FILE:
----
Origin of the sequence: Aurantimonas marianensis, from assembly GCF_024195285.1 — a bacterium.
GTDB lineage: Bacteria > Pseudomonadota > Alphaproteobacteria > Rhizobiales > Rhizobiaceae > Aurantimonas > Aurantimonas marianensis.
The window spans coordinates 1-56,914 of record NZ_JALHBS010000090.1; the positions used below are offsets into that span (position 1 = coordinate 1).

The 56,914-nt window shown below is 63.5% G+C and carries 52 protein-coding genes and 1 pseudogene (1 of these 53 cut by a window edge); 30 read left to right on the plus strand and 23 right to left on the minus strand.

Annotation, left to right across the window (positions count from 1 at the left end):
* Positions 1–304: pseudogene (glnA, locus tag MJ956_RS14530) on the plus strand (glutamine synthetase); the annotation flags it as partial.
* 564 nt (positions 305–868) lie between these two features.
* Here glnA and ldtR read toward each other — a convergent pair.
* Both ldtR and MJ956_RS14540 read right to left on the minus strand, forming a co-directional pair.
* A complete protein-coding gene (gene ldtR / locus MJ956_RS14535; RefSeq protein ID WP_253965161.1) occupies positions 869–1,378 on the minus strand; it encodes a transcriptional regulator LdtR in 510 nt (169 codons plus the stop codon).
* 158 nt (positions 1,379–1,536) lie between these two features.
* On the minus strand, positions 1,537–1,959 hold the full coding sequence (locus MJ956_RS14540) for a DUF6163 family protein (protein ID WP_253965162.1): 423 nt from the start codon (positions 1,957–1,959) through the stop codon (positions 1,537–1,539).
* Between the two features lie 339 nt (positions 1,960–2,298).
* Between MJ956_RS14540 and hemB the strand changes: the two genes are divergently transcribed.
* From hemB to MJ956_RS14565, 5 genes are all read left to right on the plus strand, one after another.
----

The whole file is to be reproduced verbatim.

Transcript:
Origin of the sequence: Aurantimonas marianensis, from assembly GCF_024195285.1 — a bacterium.
GTDB lineage: Bacteria > Pseudomonadota > Alphaproteobacteria > Rhizobiales > Rhizobiaceae > Aurantimonas > Aurantimonas marianensis.
The window spans coordinates 1-56,914 of record NZ_JALHBS010000090.1; the positions used below are offsets into that span (position 1 = coordinate 1).

The 56,914-nt window shown below is 63.5% G+C and carries 52 protein-coding genes and 1 pseudogene (1 of these 53 cut by a window edge); 30 read left to right on the plus strand and 23 right to left on the minus strand.

Annotation, left to right across the window (positions count from 1 at the left end):
* Positions 1–304: pseudogene (glnA, locus tag MJ956_RS14530) on the plus strand (glutamine synthetase); the annotation flags it as partial.
* 564 nt (positions 305–868) lie between these two features.
* Here glnA and ldtR read toward each other — a convergent pair.
* Both ldtR and MJ956_RS14540 read right to left on the minus strand, forming a co-directional pair.
* A complete protein-coding gene (gene ldtR / locus MJ956_RS14535; RefSeq protein ID WP_253965161.1) occupies positions 869–1,378 on the minus strand; it encodes a transcriptional regulator LdtR in 510 nt (169 codons plus the stop codon).
* 158 nt (positions 1,379–1,536) lie between these two features.
* On the minus strand, positions 1,537–1,959 hold the full coding sequence (locus MJ956_RS14540) for a DUF6163 family protein (protein ID WP_253965162.1): 423 nt from the start codon (positions 1,957–1,959) through the stop codon (positions 1,537–1,539).
* Between the two features lie 339 nt (positions 1,960–2,298).
* Between MJ956_RS14540 and hemB the strand changes: the two genes are divergently transcribed.
* From hemB to MJ956_RS14565, 5 genes are all read left to right on the plus strand, one after another.